The film reunites Boaz Yakin with composer Trevor Rabin, whose last collaboration with the director was 2000's Remember the Titans. On that project, Rabin replaced veteran sports composer (and stylistic chameleon) John Debney, and delivered one of his most compelling scores to date. Best known for his work on Jerry Bruckheimer films, the choice of replacement was a no-brainer at the time, as Rabin was at the peak of his popularity in the late 90's. To me, Rabin's music is the pinnacle of guilty pleasure fare, the notables including Con Air, Armageddon, Deep Blue Sea, National Treasure and The Guardian. Each of these were uncomplicated, entertaining endeavors that, when contrasted, reveal that the composer's style has evolved very little since he came on the scene in the late 90's.
Of all of these scores, Max reminds most of National Treasure due to its reliance on patriotic bombast and frenetic, plucky Newman-isms ("Library of Congress" in that score, "Tracking Emilio" and "Let's Do This" in this one). Assembled with what seems to be a predominantly synthetic orchestral palette, the score is a largely monothematic endeavor. "Max's Suite" features that theme in its most straightforward iteration and sums up the style of the score. A reverb heavy electric guitar suggests the theme at the start of the cue, a device common in these sorts of war films (The Hurt Locker, The Kingdom, and Brothers each utilize such instrumentation to denote military life / comradeship), and strings and brass carry the theme through an inspiring rendition. The theme itself is nothing remarkable and could very easily accompany any number of motivational television commercials, but it's serviceable enough. It receives a few "understated" renditions in "Carmen Teaches Justin," "Epilogue," and others, as well as a few swift, triumphant reprises during the action cues (like the entertaining "Bike Ride"). In general, the biggest issue with the score is that, while not terribly off-putting, it can be a little overstated, particularly in the more patriotic moments. Do we really need a power anthem for Max?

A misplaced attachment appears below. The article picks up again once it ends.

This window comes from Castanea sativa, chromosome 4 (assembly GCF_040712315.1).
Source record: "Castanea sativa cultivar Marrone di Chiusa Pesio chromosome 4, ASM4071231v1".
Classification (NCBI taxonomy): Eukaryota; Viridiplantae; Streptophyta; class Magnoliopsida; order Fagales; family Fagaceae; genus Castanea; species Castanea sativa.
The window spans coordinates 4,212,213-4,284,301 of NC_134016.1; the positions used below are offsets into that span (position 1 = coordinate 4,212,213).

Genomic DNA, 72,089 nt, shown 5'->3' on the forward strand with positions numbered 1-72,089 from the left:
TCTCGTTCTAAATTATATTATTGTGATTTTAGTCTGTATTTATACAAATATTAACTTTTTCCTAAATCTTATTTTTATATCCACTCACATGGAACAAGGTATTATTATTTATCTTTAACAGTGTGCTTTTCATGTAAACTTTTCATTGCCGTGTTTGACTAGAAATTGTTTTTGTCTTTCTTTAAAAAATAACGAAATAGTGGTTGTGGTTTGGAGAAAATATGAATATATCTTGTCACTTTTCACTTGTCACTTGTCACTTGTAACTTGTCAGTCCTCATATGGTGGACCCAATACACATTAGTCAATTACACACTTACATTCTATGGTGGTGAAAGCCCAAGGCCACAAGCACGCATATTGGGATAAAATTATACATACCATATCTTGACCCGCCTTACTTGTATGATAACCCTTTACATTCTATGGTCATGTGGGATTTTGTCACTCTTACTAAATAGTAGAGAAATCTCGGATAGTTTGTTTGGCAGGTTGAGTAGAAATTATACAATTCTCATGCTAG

There's some standard emotional fare here and, as previously stated, some retreads of the Newman-isms that Rabin is so fond of. "Bike Ride" is a fun cue, and features the strongest reprise of the main theme outside of the concluding "Max's Suite." Some of the orchestration is rendered a little awkward by the synthetic nature of the instruments, particularly when Rabin mixes woodwinds over a brawny orchestra, but it's still decently enjoyable stuff. "Tracking Emilio," "Let's Do This," and "Mom's Law" seem right out of National Treasure, with plucking guitar, percussion, and brisk synthetic strings building to a flurry of flashy piano notes. It's fine for the film if you can separate it from Rabin's previous works, but it's hard not to regard it as blatant recycling. As the score clocks in at about 37 minutes, its simple constructions and overstated patriotism don't really get the chance to become tedious, but they never really develop much either. And so, Max is just fine... it certainly won't put anyone off, but it doesn't quite reach the heights of Rabin's other guilty pleasures.
A Few Recommended Tracks: "Bike Ride," "Tracking Emilio," "Epilogue," "Max Suite"
Label: Sony Classical
Availability: 17-track edition